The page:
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Ventura County Perspective

Good Movie, Bad Moves

March 12, 2000

Sharing the powerful wake-up-and-live-your-life-with-gusto message of the movie "American Beauty" with 17- and 18-year-old high school students?

Good idea.

Showing the R-rated film to them in class without clearing it with the school board, as district policy requires, and even after being ordered to stop?

Bad idea.

Reprimanding the teacher for adding such an edgy element to her lesson plan without getting her supervisors' OK?

Good idea.

Having her arrested, handcuffed and hauled out of a classroom full of students?

Bad idea--if there's any other way. But then, the instruction manual for high school principals and superintendents doesn't exactly cover what went down last week in an English class at Santa Paula High School.

Teacher Mary Louise Rawn-Peterson, 41, was taken into custody by police on trespassing charges after district Supt. William Brand suspended her for defying his order to leave the classroom and meet with school officials.

Rawn-Peterson, a first-year teacher at the school, had been reprimanded for not obtaining permission to show the film, which is nominated for eight Academy Awards, including Best Picture. It tells the story of a man stuck in a stagnant job and marriage who falls in love with his teenage daughter's classmate. Much like the highly praised 1989 movie "Dead Poets Society," "American Beauty" challenges viewers to snap out of their rut and take charge of their lives. It also contains numerous scenes and themes that some parents could find objectionable.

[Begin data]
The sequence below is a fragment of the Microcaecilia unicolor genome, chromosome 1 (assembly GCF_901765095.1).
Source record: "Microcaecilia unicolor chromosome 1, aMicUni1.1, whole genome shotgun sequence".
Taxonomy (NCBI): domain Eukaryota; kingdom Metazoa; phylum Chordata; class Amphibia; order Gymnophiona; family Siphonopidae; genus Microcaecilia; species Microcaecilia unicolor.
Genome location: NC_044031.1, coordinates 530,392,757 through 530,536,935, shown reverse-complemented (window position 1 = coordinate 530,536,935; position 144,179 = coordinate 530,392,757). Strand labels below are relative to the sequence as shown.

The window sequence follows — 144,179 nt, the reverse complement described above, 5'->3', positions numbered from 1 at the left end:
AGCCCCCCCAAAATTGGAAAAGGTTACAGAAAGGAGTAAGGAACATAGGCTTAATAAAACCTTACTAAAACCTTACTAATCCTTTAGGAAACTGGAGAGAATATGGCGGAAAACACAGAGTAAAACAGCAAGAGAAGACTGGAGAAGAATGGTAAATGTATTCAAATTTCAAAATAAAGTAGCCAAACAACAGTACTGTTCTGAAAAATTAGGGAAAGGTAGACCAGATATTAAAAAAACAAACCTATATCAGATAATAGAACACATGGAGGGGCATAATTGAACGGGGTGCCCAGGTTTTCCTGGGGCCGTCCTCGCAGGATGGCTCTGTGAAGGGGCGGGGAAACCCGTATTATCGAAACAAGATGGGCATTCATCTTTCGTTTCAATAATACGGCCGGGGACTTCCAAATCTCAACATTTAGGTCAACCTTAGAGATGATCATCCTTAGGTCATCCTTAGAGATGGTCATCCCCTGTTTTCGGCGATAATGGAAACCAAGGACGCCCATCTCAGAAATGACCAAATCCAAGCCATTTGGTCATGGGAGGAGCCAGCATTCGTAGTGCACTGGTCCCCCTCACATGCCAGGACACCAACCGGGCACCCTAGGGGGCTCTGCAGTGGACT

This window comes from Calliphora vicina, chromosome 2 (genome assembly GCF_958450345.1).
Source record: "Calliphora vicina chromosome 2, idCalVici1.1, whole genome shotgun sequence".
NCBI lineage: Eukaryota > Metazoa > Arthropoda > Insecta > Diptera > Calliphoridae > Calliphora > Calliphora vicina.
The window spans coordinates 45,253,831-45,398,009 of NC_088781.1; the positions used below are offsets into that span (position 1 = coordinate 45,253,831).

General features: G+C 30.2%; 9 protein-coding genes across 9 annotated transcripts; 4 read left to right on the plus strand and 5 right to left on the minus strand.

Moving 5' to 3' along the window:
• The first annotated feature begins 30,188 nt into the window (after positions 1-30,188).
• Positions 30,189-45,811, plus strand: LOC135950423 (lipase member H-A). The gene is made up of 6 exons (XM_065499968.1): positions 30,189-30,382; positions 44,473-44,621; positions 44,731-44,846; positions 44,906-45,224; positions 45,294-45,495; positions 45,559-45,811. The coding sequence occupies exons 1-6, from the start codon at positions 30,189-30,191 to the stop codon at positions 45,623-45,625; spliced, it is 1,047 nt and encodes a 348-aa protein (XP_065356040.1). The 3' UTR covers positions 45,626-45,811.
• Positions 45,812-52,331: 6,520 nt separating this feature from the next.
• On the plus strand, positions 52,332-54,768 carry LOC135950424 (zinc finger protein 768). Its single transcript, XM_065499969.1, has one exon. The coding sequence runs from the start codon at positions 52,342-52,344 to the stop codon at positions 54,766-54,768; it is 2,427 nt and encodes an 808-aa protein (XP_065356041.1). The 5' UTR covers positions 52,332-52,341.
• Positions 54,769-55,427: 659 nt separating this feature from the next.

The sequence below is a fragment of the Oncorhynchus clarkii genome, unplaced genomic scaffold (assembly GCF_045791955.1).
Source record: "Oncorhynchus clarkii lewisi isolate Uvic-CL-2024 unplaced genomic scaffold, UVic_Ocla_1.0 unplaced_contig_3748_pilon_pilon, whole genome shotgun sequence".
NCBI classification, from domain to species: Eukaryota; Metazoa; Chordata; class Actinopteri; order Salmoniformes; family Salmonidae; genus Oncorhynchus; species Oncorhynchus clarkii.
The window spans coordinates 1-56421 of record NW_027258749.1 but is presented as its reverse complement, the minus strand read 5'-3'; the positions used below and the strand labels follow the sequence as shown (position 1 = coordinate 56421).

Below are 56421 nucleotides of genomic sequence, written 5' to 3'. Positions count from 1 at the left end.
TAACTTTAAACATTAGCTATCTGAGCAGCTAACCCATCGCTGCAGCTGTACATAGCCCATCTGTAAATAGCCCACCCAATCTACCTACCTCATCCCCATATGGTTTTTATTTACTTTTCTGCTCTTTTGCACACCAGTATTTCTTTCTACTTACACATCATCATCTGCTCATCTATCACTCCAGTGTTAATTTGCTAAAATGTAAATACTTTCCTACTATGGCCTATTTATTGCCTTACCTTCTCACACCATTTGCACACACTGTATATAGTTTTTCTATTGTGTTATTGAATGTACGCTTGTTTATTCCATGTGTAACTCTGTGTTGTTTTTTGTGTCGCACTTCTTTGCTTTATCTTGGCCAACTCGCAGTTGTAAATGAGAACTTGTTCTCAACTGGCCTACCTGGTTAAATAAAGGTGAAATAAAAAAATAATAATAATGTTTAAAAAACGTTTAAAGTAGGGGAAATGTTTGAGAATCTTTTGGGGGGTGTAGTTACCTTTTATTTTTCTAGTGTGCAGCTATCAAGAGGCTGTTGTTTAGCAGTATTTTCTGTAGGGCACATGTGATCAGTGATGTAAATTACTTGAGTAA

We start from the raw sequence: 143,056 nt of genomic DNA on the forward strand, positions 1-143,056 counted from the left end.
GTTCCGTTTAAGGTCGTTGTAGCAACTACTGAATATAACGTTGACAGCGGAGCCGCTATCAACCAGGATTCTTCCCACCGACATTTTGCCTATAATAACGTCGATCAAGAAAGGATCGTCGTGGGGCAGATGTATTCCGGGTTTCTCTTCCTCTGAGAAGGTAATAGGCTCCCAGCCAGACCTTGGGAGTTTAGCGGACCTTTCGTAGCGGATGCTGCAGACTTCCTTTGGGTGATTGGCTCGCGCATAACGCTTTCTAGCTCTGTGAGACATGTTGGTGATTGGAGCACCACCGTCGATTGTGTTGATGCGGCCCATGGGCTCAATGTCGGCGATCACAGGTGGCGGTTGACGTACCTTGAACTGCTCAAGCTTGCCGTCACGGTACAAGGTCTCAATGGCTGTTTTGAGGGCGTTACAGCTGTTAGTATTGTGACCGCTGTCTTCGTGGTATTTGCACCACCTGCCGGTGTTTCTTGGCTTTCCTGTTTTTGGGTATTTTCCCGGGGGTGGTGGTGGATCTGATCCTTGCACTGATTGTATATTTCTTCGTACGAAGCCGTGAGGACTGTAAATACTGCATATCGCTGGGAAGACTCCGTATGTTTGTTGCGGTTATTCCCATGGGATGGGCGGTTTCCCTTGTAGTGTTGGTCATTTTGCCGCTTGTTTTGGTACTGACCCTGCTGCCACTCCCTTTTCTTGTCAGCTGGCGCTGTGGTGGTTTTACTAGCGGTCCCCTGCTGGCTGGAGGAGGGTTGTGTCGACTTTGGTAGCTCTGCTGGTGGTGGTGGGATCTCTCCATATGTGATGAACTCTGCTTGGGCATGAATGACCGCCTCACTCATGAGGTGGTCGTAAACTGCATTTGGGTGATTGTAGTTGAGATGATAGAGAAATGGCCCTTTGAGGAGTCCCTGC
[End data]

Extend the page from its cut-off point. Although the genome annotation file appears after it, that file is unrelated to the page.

Although an R rating means no one under age 17 is permitted to view the movie in a theater without being accompanied by a parent or adult guardian, Rawn-Peterson said most of the students who saw the movie are 18 and had received permission from their parents. She said she fast-forwarded through a scene of nudity.

We admire teachers who seek timely, topical ways to convey important lessons to their students. But showing "American Beauty" was clearly a controversial decision. We question the common sense of an employee who would take such an action without first obtaining her employers' approval.

There are plenty of ways to pique students' interest within the bounds of district policy--teachers all over Ventura County do it every day.

It is regrettable that the teacher was arrested and handcuffed in a roomful of students. Yet in the wake of incidents such as the Columbine High School tragedy in Colorado, school officials can be forgiven for erring on the side of caution when dealing with an unpredictable situation.

A teacher who ignores district rules, defies a direct order from the administration and refuses to leave the classroom despite being suspended fits that description.

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